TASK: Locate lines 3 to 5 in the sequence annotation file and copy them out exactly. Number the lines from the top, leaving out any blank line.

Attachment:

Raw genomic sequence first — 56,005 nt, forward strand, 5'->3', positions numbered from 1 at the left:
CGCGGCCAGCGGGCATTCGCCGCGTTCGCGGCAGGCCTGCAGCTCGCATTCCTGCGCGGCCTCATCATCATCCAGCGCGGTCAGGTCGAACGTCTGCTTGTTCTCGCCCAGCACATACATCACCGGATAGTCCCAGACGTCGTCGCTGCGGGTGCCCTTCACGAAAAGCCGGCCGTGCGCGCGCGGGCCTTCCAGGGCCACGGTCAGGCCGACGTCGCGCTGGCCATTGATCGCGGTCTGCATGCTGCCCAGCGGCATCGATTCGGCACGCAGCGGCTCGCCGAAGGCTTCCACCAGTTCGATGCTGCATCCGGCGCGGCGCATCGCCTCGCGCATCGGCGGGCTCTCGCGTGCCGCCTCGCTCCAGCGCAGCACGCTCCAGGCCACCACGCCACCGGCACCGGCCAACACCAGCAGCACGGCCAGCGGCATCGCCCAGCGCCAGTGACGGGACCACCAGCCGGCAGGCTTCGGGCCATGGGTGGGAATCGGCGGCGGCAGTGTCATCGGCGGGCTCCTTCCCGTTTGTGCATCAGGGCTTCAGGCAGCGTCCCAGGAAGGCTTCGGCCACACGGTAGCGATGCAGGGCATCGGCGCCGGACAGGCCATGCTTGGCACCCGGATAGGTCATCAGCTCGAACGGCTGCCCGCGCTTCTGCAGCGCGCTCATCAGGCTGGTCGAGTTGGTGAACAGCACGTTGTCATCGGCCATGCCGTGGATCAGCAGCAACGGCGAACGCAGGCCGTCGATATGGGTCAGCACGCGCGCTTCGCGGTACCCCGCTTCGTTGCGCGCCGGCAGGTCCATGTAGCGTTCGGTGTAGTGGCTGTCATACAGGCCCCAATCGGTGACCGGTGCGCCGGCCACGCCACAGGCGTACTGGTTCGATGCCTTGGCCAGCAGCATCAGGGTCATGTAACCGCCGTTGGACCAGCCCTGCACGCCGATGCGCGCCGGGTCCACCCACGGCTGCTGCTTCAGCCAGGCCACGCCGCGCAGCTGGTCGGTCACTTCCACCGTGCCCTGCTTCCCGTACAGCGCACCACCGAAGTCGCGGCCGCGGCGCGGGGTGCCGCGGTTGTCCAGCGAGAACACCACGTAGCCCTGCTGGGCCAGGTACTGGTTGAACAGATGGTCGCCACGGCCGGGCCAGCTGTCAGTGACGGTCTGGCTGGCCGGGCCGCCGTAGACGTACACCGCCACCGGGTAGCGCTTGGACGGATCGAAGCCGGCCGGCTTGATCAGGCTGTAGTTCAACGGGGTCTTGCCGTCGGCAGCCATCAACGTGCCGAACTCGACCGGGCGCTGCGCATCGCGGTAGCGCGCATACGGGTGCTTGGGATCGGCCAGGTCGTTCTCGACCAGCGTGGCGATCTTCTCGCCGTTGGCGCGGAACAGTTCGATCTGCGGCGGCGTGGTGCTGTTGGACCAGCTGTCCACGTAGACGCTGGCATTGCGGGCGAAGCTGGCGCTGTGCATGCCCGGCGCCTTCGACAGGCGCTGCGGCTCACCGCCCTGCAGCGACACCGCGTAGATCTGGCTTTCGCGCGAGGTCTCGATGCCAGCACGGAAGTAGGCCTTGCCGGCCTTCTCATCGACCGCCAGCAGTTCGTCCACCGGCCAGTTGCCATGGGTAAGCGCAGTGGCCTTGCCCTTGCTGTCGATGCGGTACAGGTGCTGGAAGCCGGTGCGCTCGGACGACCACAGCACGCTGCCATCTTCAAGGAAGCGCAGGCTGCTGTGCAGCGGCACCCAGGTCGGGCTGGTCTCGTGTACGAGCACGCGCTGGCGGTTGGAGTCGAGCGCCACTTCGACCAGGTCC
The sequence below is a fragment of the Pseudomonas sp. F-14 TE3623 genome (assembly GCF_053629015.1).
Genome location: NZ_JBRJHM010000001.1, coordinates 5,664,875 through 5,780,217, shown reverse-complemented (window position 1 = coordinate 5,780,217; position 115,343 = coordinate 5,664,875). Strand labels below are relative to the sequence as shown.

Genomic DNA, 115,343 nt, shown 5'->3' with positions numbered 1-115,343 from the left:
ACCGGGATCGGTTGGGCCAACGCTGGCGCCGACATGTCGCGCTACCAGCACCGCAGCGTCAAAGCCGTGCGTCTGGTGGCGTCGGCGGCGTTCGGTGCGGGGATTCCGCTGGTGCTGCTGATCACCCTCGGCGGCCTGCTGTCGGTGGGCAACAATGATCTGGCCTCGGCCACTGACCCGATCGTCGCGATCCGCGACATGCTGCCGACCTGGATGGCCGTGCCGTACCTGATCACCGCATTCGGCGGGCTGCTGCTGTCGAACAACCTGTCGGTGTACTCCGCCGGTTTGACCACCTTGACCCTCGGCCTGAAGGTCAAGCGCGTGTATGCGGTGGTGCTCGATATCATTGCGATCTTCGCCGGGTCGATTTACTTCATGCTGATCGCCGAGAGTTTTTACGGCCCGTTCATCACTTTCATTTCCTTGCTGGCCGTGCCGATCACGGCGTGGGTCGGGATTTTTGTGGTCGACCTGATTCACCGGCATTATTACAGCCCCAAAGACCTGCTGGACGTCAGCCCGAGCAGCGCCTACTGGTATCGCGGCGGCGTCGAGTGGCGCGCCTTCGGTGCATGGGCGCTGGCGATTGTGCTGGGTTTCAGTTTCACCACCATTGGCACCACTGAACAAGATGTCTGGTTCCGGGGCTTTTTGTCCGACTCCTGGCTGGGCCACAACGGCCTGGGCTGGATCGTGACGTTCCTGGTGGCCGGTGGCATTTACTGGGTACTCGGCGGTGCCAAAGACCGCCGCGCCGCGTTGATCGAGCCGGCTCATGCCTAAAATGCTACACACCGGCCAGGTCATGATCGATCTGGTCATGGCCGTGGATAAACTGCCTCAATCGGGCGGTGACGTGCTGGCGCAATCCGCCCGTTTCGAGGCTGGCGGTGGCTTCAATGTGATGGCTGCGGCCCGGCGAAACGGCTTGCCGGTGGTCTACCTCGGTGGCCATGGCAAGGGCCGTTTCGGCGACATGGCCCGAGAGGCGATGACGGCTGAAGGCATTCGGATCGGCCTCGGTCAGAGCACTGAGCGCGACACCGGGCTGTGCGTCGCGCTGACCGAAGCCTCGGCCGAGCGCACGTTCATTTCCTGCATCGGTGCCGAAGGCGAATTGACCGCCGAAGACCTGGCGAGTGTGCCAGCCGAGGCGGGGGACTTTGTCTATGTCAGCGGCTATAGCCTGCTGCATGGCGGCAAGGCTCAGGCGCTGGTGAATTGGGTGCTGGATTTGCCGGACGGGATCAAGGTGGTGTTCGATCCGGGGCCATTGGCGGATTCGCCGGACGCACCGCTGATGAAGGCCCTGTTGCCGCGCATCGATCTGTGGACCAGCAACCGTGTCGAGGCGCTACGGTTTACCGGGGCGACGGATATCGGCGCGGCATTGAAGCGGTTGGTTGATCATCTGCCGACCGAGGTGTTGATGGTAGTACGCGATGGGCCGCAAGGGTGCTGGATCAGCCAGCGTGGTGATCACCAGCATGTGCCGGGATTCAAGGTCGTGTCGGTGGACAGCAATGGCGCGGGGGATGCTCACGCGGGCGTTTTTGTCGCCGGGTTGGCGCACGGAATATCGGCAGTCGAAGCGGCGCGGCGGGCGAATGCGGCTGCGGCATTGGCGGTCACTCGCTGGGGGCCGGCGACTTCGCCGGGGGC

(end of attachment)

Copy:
The sequence below is a fragment of the Pseudomonas sp. F-14 TE3623 genome (assembly GCF_053629015.1).
Genome location: NZ_JBRJHM010000001.1, coordinates 5,664,875 through 5,780,217, shown reverse-complemented (window position 1 = coordinate 5,780,217; position 115,343 = coordinate 5,664,875). Strand labels below are relative to the sequence as shown.

Genomic DNA, 115,343 nt, shown 5'->3' with positions numbered 1-115,343 from the left: